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  • Writer's pictureHugh F. Wynn

Treasury Bills: The Safest Investment in the World

In the midst of this roller coaster we call life, it's refreshing to encounter something that's a safe bet. Especially when it involves your hard-earned cash. So how do Treasury bills fit that bill? Let's discuss.

What's a T-bill?

Treasury bills, also called T-Bills, are highly liquid and backed by the full faith and credit of the U.S. Government. They offer the shortest maturities of any government debt and come in terms of 4, 8, 13, 26 and 52 weeks.

T-bills do not make periodic interest payments. Instead, they are sold at a discount to their face value. For example, if an investor bought a $1,000 T-bill currently yielding 5%, the U.S. Treasury would sell it at a discounted price of $950. At maturity, the investor would receive $1,000, the $50 representing earned interest.

Stocks vs. T-bills

Over time, some stocks outperform T-Bills, but most don’t. And why is that the case? In my opinion, John Bogle, author, founder of Vanguard and inventor of today’s popular index fund, has put more money in the pockets of average small investors over the past 50 years than any other investment advisor. And he didn’t achieve that Herculean task by suggesting they buy nothing but T-bills.

My favorite of Bogle’s many prescient and popular quotes¹ is:

“Don’t look for the needle in the haystack. Just buy the haystack.”

That’s one of the best bits of advice a novice investor looking to build a nice retirement nest egg can follow during the early stages of his or her working career. In short, dare to be average and patiently build an investment portfolio around a highly diversified S&P 500 or Total Stock Market Index Fund comprised of America’s top companies. Yeah, you’ll find some nags among them but also a stable full of hard charging thoroughbreds.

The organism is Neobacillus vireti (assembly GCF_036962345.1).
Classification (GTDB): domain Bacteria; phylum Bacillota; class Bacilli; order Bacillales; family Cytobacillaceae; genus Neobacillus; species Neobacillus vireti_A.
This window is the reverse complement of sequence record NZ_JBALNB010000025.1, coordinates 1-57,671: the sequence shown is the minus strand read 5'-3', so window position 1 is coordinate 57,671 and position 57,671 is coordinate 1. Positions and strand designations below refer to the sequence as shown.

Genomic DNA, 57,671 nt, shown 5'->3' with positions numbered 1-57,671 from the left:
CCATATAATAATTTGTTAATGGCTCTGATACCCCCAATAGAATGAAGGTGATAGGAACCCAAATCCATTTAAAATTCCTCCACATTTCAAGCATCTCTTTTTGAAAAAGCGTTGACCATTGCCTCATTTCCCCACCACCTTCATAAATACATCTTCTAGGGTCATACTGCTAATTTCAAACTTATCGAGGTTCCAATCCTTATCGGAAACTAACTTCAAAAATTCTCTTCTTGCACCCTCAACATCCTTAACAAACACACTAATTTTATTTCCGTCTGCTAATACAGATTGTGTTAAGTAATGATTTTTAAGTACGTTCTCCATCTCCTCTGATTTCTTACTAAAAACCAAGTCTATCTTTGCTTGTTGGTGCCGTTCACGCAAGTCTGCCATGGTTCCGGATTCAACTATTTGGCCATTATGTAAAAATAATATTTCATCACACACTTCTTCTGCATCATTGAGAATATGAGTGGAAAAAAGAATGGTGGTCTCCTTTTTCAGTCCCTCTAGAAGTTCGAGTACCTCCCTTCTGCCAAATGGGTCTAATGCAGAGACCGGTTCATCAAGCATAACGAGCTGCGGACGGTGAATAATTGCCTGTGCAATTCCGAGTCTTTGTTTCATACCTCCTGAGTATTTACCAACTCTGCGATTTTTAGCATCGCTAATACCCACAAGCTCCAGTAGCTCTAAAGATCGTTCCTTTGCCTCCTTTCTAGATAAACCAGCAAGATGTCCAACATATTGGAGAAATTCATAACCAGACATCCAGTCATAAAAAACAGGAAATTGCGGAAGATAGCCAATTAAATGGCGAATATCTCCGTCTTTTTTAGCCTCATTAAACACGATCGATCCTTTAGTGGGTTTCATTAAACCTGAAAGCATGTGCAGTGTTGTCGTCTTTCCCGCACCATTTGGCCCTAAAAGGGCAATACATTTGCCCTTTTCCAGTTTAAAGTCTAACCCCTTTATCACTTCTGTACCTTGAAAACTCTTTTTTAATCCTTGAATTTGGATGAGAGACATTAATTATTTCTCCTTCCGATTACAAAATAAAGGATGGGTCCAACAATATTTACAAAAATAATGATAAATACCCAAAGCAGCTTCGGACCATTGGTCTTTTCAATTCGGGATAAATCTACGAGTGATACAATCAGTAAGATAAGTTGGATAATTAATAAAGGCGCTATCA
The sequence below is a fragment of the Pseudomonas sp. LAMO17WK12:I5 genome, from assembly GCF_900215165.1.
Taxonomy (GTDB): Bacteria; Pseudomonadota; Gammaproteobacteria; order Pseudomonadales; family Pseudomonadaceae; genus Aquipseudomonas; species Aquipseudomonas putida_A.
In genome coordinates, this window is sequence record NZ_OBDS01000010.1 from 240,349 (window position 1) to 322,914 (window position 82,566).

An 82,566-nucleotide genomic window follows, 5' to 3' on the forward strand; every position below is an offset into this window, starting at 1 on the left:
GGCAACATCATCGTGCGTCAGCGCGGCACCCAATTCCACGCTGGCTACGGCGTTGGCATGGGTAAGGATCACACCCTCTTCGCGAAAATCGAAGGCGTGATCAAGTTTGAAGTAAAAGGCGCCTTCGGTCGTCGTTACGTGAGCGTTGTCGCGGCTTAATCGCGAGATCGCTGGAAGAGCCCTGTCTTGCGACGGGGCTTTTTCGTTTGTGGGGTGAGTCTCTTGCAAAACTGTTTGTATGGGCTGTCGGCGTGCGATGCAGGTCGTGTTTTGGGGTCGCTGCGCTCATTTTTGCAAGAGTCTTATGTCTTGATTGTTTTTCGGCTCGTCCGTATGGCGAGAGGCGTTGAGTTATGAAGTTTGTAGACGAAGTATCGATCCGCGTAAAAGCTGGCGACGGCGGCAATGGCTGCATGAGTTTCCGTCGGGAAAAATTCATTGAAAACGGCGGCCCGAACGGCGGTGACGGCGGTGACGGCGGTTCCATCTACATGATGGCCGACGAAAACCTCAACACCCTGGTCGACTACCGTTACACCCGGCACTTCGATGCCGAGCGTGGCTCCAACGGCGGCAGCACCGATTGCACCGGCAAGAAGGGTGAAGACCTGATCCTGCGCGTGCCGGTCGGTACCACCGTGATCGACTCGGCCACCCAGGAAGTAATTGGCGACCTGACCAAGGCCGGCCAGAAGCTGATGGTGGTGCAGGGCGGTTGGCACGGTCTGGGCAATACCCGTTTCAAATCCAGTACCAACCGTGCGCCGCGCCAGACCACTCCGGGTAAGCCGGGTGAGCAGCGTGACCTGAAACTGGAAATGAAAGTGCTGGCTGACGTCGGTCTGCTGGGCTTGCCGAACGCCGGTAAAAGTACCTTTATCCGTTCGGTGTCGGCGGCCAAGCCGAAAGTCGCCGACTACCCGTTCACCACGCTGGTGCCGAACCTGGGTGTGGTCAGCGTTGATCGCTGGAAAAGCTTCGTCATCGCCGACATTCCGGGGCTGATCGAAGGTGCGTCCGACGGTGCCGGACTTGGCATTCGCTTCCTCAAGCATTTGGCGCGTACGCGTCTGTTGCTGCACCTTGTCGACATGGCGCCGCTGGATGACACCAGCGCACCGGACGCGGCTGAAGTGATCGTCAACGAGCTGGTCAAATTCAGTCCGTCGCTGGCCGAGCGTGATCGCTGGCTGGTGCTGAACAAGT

Haystack Logic

What supports my – and many others’ – opinion of the validity of Bogle’s haystack homily is an exhaustive study that also answers the question: Do stocks outperform Treasury bills? According to research by Hendrik Bessembinder, professor and the Francis J. and Mary B. Labriola Endowed Chair in Competitive Business at ASU’s W. P. Carey School of Business, 96% of U.S. common stocks that traded on the New York and American stock exchanges and the Nasdaq since 1926 collectively merely matched one-month T-bills.


Not surprisingly, the Bessembinder study found that the best returns derive from very few stocks overall. Case in point, just 86 out of many hundreds of stocks accounted for $16 trillion in wealth creation - half of the stock market total - over the past 90 years. One hundred percent of the wealth creation can be attributed to the 1,000 top-performing stocks. Those countless other business misadventures laid waste to the fortunes of many.

Big Bad Secret 

This Bessembinder study also tells you a big bad secret about market timing buttressed by Boston research firm Dalbar's report, "Quantitative Analysis of Investor Behavior," which revealed that investors who remained fully invested in the S&P 500 Index between 1995 and 2014, would have earned a 9.85% annualized return.

However, if those same investors had missed a mere 10 of the best days in the market, their return would have been 5.1%. Brings to mind the fact that  many of the largest upswings in the market occur during those volatile periods when so many jittery investors join the thundering herd and flee the market…an unfortunate “timing of the market” that seems to be consistently repeated time and again.


Why do I repeat what’s really old news? Consistent profitable timing of the market is impossible, particularly for those who don’t have the time or background to research it…or the inclination. Most small investors should find it fruitful to simply earn the average yield the total market provides over time. It works if an investor buys the market using index funds (quality and diversification) and employs the necessary patience to stay with such an approach through thick and thin.

Try it. You might like it.

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